His research showed that up to 10 per cent of the adult population – or about four million people – are prone to paranoid thoughts or grandiose ideas and, among those who smoke cannabis regularly, half may be tipped into psychotic delusions and end up needing treatment. The early age at which people start smoking the drug today, compared with two or three decades ago, is an additional concern, he says, because their brains may be more vulnerable.
Have the risks been overstated?
Yes. A recent report, printed in several newspapers last month, suggested that 500 people a week were being admitted to hospital for treatment for the effects of cannabis – a 50 per cent increase since the drug was downgraded to Class C in 2004. The figure was repeated in reports this week. Drugscope said the figure, quoted by the Public Health minister Dawn Primarolo, was actually related to the number of people consulting community drug treatment services for help or advice where "treatment" may amount to no more than an informal chat. The actual figure for hospital admissions was 14 per week in 2006-07 – and that was lower than the year before.
So why did the advisory council recommend that cannabis remains a Class C drug?
Because, despite the evidence of a link with schizophrenia, it concluded that cannabis remained "substantially" less harmful than the Class B drugs amphetamines and barbiturates. The classification of drugs is, in part, about proportionality. Experts have long argued that the current system for ranking drugs – Class A for the most dangerous to Class C for the least dangerous – is irrational. In terms of harm caused, alcohol and tobacco are more dangerous than cannabis, yet they are legal and cannabis is illegal. Defenders of the 2004 decision to downgrade cannabis to Class C say that it has not increased its use and it has freed police to tackle drug-dealers and other more serious crimes. Since 2004, consumption of cannabis has actually declined.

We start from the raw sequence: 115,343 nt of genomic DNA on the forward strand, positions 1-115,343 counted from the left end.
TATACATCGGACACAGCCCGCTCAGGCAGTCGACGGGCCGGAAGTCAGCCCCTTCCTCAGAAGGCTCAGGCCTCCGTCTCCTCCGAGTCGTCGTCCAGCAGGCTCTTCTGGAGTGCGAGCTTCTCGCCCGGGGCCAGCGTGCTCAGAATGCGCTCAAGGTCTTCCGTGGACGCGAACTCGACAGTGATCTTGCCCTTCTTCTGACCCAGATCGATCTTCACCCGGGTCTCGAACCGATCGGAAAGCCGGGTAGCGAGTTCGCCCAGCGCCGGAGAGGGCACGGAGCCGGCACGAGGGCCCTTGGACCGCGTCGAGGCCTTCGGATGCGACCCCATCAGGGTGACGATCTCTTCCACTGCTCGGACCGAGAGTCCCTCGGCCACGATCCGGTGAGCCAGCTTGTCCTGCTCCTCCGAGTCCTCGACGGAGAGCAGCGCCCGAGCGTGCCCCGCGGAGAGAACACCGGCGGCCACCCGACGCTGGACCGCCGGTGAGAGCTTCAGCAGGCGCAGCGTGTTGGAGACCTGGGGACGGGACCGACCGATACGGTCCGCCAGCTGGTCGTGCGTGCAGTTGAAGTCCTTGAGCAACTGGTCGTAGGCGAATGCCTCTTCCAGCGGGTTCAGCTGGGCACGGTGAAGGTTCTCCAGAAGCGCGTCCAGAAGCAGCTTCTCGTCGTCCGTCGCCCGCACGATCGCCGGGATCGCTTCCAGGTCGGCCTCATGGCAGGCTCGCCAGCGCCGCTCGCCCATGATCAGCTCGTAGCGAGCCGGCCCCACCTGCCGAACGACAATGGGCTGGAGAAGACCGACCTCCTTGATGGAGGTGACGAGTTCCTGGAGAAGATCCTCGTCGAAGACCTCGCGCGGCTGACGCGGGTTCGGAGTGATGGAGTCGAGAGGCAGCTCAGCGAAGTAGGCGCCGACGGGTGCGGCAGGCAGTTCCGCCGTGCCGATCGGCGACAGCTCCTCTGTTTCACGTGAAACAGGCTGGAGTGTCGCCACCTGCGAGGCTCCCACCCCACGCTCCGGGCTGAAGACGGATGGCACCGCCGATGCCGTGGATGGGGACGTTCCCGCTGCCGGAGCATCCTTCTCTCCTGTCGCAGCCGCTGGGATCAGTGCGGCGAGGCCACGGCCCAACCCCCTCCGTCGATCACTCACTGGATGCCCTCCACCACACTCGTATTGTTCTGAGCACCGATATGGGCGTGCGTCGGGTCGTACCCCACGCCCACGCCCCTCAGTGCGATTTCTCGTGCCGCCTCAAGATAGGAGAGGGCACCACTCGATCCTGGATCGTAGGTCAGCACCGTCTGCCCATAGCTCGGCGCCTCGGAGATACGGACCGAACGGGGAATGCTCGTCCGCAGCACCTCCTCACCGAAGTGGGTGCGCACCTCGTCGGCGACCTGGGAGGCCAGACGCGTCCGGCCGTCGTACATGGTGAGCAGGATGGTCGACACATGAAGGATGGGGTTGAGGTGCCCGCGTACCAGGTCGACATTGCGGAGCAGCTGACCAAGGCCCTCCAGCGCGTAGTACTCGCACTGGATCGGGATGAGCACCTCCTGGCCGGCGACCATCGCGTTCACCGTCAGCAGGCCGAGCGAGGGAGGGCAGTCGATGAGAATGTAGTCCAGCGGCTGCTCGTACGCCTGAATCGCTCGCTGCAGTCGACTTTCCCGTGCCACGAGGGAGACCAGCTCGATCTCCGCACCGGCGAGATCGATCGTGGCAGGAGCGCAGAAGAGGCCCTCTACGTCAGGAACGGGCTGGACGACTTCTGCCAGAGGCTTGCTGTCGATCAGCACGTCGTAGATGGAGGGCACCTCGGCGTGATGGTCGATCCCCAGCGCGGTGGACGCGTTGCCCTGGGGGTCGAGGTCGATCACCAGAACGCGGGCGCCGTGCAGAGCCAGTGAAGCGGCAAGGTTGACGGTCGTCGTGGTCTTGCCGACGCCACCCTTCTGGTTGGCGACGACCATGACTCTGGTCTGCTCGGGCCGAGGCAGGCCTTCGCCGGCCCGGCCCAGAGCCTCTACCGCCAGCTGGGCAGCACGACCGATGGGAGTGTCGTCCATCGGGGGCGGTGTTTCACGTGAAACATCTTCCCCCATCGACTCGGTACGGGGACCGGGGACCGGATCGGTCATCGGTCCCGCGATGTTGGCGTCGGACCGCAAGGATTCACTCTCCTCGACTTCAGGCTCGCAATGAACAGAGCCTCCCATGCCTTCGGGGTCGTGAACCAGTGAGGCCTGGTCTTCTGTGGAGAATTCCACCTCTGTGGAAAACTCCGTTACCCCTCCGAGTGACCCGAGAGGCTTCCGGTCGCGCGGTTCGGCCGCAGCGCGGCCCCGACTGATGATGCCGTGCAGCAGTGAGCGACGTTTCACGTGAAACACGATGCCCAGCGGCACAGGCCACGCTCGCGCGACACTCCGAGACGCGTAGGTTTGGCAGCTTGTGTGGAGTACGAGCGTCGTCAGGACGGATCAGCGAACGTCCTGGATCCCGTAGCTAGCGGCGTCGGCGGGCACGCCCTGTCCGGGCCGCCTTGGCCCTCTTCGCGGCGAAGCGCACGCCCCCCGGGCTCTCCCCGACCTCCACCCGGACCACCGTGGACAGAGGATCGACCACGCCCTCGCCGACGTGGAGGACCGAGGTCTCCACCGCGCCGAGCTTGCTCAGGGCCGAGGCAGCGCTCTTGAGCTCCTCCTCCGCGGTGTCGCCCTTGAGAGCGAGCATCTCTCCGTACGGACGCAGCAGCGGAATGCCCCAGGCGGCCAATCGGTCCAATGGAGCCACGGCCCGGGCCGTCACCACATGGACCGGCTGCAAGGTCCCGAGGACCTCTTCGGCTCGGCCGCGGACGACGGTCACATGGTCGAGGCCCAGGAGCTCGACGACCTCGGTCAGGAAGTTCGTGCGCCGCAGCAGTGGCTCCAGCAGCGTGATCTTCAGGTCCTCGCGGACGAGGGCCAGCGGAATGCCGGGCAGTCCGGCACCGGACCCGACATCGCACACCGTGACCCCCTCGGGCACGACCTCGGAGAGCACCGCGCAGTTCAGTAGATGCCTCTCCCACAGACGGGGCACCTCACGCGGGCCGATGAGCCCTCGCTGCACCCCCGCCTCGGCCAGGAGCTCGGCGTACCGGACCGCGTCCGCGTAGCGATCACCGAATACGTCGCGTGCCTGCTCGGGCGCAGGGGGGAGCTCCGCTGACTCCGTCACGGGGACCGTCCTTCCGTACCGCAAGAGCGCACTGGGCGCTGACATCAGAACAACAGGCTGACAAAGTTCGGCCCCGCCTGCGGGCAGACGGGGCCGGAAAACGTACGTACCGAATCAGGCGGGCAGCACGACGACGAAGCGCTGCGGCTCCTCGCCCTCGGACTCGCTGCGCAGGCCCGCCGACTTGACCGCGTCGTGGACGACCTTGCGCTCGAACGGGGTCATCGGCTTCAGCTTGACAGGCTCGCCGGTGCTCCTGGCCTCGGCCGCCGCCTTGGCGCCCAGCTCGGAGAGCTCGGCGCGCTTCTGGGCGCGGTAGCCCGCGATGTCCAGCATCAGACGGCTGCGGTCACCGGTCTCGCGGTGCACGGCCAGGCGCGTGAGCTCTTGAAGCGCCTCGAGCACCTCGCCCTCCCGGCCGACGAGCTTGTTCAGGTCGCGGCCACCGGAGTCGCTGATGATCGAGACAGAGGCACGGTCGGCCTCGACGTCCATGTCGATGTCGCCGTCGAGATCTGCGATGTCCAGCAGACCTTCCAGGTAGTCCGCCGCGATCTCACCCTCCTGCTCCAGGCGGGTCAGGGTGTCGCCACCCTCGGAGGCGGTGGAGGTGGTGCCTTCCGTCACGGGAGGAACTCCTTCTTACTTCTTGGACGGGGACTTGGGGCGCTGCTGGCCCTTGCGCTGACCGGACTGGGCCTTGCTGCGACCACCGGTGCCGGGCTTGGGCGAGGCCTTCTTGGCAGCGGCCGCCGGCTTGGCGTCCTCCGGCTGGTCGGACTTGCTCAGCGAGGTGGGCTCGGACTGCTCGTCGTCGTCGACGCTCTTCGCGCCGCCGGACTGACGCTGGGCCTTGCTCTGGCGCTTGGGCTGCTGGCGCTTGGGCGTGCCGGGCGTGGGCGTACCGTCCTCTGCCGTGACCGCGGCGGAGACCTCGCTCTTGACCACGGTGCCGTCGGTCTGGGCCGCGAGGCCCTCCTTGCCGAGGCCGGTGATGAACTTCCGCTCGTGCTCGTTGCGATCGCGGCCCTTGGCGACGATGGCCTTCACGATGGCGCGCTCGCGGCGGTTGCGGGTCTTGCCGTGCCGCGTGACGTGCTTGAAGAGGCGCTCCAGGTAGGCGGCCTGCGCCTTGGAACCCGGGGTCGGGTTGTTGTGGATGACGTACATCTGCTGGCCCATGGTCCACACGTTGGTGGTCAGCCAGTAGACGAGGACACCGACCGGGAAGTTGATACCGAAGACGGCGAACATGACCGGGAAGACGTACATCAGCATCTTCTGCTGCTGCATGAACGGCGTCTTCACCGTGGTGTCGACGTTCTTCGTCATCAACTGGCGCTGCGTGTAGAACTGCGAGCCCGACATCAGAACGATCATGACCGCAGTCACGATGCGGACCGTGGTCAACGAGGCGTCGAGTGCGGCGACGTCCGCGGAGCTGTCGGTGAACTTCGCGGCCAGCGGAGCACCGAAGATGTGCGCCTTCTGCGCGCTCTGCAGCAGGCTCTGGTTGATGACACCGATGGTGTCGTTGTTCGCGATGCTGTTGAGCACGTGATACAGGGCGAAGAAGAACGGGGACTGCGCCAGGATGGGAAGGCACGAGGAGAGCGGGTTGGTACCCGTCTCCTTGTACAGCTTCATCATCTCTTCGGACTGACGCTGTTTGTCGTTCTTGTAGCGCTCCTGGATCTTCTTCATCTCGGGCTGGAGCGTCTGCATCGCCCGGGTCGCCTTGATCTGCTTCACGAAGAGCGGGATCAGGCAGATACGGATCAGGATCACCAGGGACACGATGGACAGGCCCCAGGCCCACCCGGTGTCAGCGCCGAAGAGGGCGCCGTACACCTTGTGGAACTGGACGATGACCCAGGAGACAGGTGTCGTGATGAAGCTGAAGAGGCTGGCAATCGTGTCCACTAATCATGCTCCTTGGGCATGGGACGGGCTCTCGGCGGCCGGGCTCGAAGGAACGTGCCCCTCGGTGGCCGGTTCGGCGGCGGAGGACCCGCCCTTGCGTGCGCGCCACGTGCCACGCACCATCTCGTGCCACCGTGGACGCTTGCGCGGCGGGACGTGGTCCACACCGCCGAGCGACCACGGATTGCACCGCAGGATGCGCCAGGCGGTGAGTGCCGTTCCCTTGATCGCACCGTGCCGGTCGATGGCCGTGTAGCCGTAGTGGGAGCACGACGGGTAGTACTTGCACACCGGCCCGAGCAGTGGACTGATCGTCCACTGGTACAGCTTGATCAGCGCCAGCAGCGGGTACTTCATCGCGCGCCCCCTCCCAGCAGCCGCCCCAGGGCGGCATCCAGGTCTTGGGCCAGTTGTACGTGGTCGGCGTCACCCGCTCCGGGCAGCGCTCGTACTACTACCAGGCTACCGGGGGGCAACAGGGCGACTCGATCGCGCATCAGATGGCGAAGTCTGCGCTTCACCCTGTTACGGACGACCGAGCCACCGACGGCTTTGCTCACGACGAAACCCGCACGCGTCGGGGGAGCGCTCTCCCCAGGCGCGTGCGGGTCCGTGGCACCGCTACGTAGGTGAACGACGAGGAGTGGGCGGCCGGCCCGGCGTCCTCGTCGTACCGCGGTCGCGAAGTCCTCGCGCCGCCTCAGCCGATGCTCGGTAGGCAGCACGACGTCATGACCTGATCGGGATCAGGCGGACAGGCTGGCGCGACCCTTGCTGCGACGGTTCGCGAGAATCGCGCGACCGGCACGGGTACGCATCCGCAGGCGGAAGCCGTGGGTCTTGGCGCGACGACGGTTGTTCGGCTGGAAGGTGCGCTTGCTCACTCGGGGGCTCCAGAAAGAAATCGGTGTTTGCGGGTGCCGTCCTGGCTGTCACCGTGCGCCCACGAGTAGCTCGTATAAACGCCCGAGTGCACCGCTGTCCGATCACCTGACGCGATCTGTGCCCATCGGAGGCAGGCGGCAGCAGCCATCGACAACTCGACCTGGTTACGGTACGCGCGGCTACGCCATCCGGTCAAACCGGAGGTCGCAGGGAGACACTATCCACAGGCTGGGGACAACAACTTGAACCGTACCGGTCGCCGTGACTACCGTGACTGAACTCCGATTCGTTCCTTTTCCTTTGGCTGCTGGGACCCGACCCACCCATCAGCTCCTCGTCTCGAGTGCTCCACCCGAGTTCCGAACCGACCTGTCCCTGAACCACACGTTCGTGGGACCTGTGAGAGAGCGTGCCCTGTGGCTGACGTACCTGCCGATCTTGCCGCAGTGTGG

Are there other risks from skunk?
Yes – but they are small. Skunk is smoked like cannabis, contains carcinogenic substances and is often mixed with tobacco. The British Lung Foundation estimated that smoking three joints was equivalent to smoking 20 cigarettes but most users give up after a few years. Some experts also believe there is a risk of dependence among regular smokers. However, cannabis is not seen as a drug of addiction like heroin or tobacco.
The greatest fear, alongside its effect on mental health, is that skunk may lead people on to use harder drugs. It is certainly true that many people who become heroin addicts have used cannabis in the past. But the vast majority of cannabis users never progress to heroin. Research by the Home Office concluded that the so-called "gateway effect" of cannabis – leading users on to harder drugs – was probably "very small".
Should the newer, more potent forms of cannabis be re-classified?
* Vulnerable individuals with a predisposition to mental illness may be tipped into psychosis by the drug
* The younger age at which people start smoking means their brains are more vulnerable
* Skunk cannabis is three to four times stronger than herbal cannabis and has more potent effects
* At worst, the experts say, the use of cannabis increases the lifetime risk of schizophrenia by only 1 per cent
* The chances that users of skunk will progress to harder drugs such as heroin are very small
* Skunk is safer than alcohol and tobacco, which are legal and cause more than 100,000 deaths a year